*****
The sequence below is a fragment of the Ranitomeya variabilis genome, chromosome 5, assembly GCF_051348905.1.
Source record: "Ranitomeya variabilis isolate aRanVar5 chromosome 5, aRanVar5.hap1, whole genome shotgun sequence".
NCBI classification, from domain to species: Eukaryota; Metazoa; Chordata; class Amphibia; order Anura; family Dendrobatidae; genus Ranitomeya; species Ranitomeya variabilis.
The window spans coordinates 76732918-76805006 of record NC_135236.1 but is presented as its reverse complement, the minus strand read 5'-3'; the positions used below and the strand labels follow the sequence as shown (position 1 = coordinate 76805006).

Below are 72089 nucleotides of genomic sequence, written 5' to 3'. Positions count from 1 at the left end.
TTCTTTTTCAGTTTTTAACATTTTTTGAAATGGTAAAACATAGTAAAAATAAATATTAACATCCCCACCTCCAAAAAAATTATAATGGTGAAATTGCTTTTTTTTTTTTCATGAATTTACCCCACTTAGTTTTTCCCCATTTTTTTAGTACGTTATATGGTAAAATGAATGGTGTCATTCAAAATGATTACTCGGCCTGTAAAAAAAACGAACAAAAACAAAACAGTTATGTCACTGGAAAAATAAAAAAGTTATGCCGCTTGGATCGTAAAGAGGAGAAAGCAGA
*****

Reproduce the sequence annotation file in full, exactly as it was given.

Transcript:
The sequence below is a fragment of the Ranitomeya variabilis genome, chromosome 5, assembly GCF_051348905.1.
Source record: "Ranitomeya variabilis isolate aRanVar5 chromosome 5, aRanVar5.hap1, whole genome shotgun sequence".
NCBI classification, from domain to species: Eukaryota; Metazoa; Chordata; class Amphibia; order Anura; family Dendrobatidae; genus Ranitomeya; species Ranitomeya variabilis.
The window spans coordinates 76732918-76805006 of record NC_135236.1 but is presented as its reverse complement, the minus strand read 5'-3'; the positions used below and the strand labels follow the sequence as shown (position 1 = coordinate 76805006).

Below are 72089 nucleotides of genomic sequence, written 5' to 3'. Positions count from 1 at the left end.
TTCTTTTTCAGTTTTTAACATTTTTTGAAATGGTAAAACATAGTAAAAATAAATATTAACATCCCCACCTCCAAAAAAATTATAATGGTGAAATTGCTTTTTTTTTTTTCATGAATTTACCCCACTTAGTTTTTCCCCATTTTTTTAGTACGTTATATGGTAAAATGAATGGTGTCATTCAAAATGATTACTCGGCCTGTAAAAAAAACGAACAAAAACAAAACAGTTATGTCACTGGAAAAATAAAAAAGTTATGCCGCTTGGATCGTAAAGAGGAGAAAGCAGA